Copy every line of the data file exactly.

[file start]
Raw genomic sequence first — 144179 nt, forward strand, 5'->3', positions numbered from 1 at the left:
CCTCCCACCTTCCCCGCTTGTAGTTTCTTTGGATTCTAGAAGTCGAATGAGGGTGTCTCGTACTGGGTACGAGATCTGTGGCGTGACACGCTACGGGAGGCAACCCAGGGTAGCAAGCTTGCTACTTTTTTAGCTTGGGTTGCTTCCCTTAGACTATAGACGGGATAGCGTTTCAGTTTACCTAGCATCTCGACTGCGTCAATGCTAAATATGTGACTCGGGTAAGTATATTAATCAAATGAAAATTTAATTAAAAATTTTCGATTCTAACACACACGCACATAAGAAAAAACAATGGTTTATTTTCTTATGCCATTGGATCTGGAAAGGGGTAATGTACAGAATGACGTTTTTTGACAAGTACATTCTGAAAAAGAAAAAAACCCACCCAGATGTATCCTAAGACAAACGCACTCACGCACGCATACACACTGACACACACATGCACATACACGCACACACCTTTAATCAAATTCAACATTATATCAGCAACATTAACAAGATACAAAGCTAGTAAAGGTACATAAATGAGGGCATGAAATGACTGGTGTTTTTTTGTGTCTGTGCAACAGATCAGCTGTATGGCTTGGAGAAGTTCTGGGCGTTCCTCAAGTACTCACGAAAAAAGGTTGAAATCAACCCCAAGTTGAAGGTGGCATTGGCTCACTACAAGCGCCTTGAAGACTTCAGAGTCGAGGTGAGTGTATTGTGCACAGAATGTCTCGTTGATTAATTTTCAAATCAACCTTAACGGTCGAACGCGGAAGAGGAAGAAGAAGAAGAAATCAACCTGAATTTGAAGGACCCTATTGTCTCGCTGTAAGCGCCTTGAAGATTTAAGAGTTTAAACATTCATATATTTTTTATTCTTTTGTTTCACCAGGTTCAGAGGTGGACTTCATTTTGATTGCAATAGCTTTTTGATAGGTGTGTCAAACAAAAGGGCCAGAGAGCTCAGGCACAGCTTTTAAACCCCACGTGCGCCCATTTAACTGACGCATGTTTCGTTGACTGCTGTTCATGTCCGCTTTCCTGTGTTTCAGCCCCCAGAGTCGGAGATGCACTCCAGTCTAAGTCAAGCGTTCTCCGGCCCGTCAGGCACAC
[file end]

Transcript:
Raw genomic sequence first — 144179 nt, forward strand, 5'->3', positions numbered from 1 at the left:
CCTCCCACCTTCCCCGCTTGTAGTTTCTTTGGATTCTAGAAGTCGAATGAGGGTGTCTCGTACTGGGTACGAGATCTGTGGCGTGACACGCTACGGGAGGCAACCCAGGGTAGCAAGCTTGCTACTTTTTTAGCTTGGGTTGCTTCCCTTAGACTATAGACGGGATAGCGTTTCAGTTTACCTAGCATCTCGACTGCGTCAATGCTAAATATGTGACTCGGGTAAGTATATTAATCAAATGAAAATTTAATTAAAAATTTTCGATTCTAACACACACGCACATAAGAAAAAACAATGGTTTATTTTCTTATGCCATTGGATCTGGAAAGGGGTAATGTACAGAATGACGTTTTTTGACAAGTACATTCTGAAAAAGAAAAAAACCCACCCAGATGTATCCTAAGACAAACGCACTCACGCACGCATACACACTGACACACACATGCACATACACGCACACACCTTTAATCAAATTCAACATTATATCAGCAACATTAACAAGATACAAAGCTAGTAAAGGTACATAAATGAGGGCATGAAATGACTGGTGTTTTTTTGTGTCTGTGCAACAGATCAGCTGTATGGCTTGGAGAAGTTCTGGGCGTTCCTCAAGTACTCACGAAAAAAGGTTGAAATCAACCCCAAGTTGAAGGTGGCATTGGCTCACTACAAGCGCCTTGAAGACTTCAGAGTCGAGGTGAGTGTATTGTGCACAGAATGTCTCGTTGATTAATTTTCAAATCAACCTTAACGGTCGAACGCGGAAGAGGAAGAAGAAGAAGAAATCAACCTGAATTTGAAGGACCCTATTGTCTCGCTGTAAGCGCCTTGAAGATTTAAGAGTTTAAACATTCATATATTTTTTATTCTTTTGTTTCACCAGGTTCAGAGGTGGACTTCATTTTGATTGCAATAGCTTTTTGATAGGTGTGTCAAACAAAAGGGCCAGAGAGCTCAGGCACAGCTTTTAAACCCCACGTGCGCCCATTTAACTGACGCATGTTTCGTTGACTGCTGTTCATGTCCGCTTTCCTGTGTTTCAGCCCCCAGAGTCGGAGATGCACTCCAGTCTAAGTCAAGCGTTCTCCGGCCCGTCAGGCACAC